Most Asian cellular carriers mulling over 3G have chalked out at least tentative transition paths towards that Holy Grail. If they're GSM networks, it's a safe bet EDGE (Enhanced Data for GSM Evolution) is being considered, to replace/augment GPRS for high speed data services. Because EDGE uses a new modulated scheme that is also used for UMTS/3G, EDGE becomes a sort of half-way house to 3G.
The cost to introduce 3G into an existing GSM network is enormous. A large portion of 3G's non-license related costs pertain to new nodes patched into an existing GSM network to make it 3G compliant. And of course, these new nodes need to inter-operate with existing 2G and 2.5G nodes.
An alternative does exist, that until recently dare not speak its name. Marrying cellular and WiMax/WiFi clouds, is not just cheaper, but more in keeping with the times. Besides the cost benefits, such a union addresses two other big issues: bringing high speed data services with laser like precision to the urban users who need them and voice connectivity over cell phones to suburban residential homes with poor cellular reception.
Integrating selected WiFi Hot spots or WiMax Hot Zones into a cellular network requires an IP Network Controller (INC), an IP access network, a patch to allow the Wireless LAN (WLAN) access network to issue the relevant accounting information to the cellular cloud's AAA (authentication, authorization, and accounting) server and an investment in IP roaming. Barring a few more widgets, that's essentially it.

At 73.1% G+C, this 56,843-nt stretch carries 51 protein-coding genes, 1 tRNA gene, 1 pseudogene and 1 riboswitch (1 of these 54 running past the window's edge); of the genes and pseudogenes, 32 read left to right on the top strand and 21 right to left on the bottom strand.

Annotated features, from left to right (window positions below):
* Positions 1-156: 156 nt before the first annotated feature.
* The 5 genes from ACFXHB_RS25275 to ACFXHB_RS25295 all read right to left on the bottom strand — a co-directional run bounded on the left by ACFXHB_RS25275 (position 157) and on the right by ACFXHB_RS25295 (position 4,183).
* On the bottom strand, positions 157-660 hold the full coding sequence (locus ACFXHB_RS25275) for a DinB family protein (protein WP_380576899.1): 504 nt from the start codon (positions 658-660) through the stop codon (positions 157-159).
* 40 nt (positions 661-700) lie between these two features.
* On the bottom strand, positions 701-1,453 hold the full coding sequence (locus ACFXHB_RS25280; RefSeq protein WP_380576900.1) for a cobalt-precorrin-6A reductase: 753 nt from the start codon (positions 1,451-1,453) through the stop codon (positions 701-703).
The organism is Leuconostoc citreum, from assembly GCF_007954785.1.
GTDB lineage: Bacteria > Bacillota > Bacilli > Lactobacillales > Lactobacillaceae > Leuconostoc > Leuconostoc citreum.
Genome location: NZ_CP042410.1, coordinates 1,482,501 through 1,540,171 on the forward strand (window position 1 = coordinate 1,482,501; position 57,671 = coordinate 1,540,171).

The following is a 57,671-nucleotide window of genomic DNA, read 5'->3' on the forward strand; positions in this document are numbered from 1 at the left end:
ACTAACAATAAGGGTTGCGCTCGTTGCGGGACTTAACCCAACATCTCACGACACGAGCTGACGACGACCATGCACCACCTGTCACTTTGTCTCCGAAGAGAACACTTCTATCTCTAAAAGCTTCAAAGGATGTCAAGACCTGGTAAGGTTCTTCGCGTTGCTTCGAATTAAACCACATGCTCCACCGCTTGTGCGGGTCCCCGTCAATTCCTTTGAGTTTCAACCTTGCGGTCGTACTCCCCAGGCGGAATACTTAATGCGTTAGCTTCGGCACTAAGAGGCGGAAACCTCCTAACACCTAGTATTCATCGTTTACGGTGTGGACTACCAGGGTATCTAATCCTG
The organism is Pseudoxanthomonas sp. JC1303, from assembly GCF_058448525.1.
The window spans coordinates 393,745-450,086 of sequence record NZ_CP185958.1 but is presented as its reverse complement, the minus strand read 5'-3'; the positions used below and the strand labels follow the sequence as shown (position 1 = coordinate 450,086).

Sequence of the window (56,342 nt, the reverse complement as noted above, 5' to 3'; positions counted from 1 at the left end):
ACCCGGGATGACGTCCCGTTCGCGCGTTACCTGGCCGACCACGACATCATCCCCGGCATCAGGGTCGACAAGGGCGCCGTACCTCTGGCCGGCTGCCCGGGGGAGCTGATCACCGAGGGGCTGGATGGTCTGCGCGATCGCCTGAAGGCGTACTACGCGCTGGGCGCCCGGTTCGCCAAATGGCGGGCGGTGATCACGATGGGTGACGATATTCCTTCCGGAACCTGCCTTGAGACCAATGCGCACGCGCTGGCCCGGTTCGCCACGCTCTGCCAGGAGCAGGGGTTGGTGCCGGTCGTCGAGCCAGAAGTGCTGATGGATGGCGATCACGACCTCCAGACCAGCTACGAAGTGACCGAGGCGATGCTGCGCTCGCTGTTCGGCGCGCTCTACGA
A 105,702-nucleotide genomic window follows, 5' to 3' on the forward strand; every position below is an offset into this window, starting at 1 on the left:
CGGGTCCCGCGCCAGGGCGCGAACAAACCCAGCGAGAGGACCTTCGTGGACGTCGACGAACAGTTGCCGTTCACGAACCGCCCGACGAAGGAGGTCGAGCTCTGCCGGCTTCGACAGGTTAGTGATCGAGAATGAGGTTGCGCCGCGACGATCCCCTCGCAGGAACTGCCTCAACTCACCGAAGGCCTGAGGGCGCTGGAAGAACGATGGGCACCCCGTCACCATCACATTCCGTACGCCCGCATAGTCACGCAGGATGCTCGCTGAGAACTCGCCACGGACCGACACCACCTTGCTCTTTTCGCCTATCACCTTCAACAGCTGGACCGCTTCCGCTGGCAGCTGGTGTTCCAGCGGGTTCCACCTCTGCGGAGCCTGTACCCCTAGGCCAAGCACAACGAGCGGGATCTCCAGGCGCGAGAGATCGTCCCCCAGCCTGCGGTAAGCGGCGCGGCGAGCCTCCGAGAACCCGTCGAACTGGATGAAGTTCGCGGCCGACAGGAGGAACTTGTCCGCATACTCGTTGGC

Given the simplicity of such a solution, anyone who has seen engineers sweat over cell site deployment or attempted to work the math behind the cellular hex grid, has to wonder why the cell phone-wallahs have not already adopted WiFi/WiMax at their peripheries.
One however continues to sense discomfort in cellular circles over any open discussion on WiFi/WiMax. This may have something to do with the fact that the same user who demands everything be free on the Internet, is more than willing to pay a premium for his mobile service. The cellular carrier therefore, is understandably wary of encouraging bad habits in his paying customers.
Kineto, an equipment manufacturer, explains how such an eco-system would work.
- A subscriber with a WLAN, dual mode mobile phone moves within range of an access point to which the handset can connect.
- On attaching, the handset contacts the mobile operator's INC over the IP access network, to be authenticated and authorized for mobile service access.
- If approved, the INC updates the subscriber's location information in the network. From that point on, all mobile traffic is routed via the INC and over the IP access network. The subscriber is now on Voice over Broadband (VoB) and on a lower fixed line / VoB type tariff.
- When the subscriber moves outside the range of the serving access point, the INC facilitates roaming to the licensed outdoor network. The roaming process is completely transparent to the mobile subscriber.
- In addition, if a subscriber is on an active voice call or handset data session when they come within range (or out of range) of a service access point, the INC facilitates the handover of the active call between networks. The handover is completely transparent to the mobile subscriber.